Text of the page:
The Association of Professional Landscapers (APL) no longer needs HTA "babysitting" because its membership is growing nationwide and links with WorldSkillsUK and Trustmark are strengthening the brand, chairman Mark Gregory has said.
Speaking at the APL Awards held in Gibson Hall in the City of London (12 March), Gregory said: "The APL was previously like a child and needed a lot of support from the HTA - a lot of babysitting - but now it's standing up on its own two feet. We're delivering quality and innovation.
"Membership continues to grow at a great rate. We've got clients screaming at us to get on site - the sun's come out. I think it's a really good time for us going forward."
APL membership has grown by 12 per cent over the past year and a new website is under development. HTA regional account manager Phil Tremayne is moving to being a dedicated national account manager for the APL. All members must now be accredited by Trustmark and the association also has a presence at Gardening Scotland (30 May to 1 June) for the first time this year.
Gregory said it is not enough just "to do a good job anymore" - the APL needs to support that with marketing and good standards of administration. He advocated more continuing professional development for landscapers and said members welcome being audited by Trustmark, an organisation "with teeth".
He added: "We've had two or three difficult years. It's been bloody tough, we needed to use all our tact and business acumen just to get through them."
HTA chief executive Carol Paris said the awards demonstrate "landscape excellence", adding that membership is up and churn down at the APL. She pointed out that WorldSkills is a "tremendous opportunity."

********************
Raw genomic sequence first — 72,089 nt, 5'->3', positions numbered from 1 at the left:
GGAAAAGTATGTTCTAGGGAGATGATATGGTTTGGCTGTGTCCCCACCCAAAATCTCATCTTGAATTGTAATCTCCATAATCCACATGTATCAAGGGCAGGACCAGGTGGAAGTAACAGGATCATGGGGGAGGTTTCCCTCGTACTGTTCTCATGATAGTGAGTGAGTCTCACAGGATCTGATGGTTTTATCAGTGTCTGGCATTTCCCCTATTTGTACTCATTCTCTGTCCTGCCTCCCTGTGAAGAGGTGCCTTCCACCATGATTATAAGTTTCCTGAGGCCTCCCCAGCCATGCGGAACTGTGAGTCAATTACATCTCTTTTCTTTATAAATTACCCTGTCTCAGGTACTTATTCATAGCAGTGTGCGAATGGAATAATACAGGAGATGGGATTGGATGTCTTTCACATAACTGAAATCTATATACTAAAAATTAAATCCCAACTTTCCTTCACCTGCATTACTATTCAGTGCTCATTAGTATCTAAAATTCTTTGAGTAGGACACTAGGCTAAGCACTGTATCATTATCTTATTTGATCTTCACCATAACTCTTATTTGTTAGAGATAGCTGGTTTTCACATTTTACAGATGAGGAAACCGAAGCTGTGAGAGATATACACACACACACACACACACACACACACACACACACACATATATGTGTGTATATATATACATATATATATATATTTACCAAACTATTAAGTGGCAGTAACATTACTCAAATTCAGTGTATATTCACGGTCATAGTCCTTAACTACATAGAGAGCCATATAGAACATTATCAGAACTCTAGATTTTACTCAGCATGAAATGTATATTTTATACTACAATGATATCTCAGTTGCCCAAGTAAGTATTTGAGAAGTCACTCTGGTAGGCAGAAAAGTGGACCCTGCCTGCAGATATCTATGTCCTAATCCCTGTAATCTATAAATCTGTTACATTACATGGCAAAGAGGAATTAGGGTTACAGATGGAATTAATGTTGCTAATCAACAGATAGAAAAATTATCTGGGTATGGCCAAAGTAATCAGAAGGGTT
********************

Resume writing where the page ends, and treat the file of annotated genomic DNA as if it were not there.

The two young landscapers who won the Landscape Gardening competition at WorldSkillsUK 2013 - Dan Brennen and Dan Hanley - gave an accomplished speech at the awards, urging others to get involved.
Andy Hall, a representative from the Government body that runs WorldSkillsUK, also promoted the event, which pits students and apprentices with trade skills against each other in timed tasks.
Every two years teams from across the world compete in the Olympics-style WorldSkills event.
"Landscape gardening is something this country is excellent at - we do really well internationally and we punch above our weight," said Hall.
"We can do things that other countries cannot do - that's the secret of economic success," he added.
Business forecast Positive on prospects
Landscapers from across the country were positive about the market at the APL Awards.
Mark Chapelhow from Wildroof Landscapes in Penrith, Cumbria, won the young achiever award. He said: "Things are very good - we're very busy. It's been really wet but it hasn't been freezing so we have got a lot more done."
David Sewell of Warwickshire company The Gardenmakers said things are improving and most landscapers will now be dusting off their business plans.
APL vice-chairman Paul Baker of Holland Landscapes in Colchester, Essex, said: "It's been one of the best starts to a year. We've had lots of enquiries - and good-quality enquiries."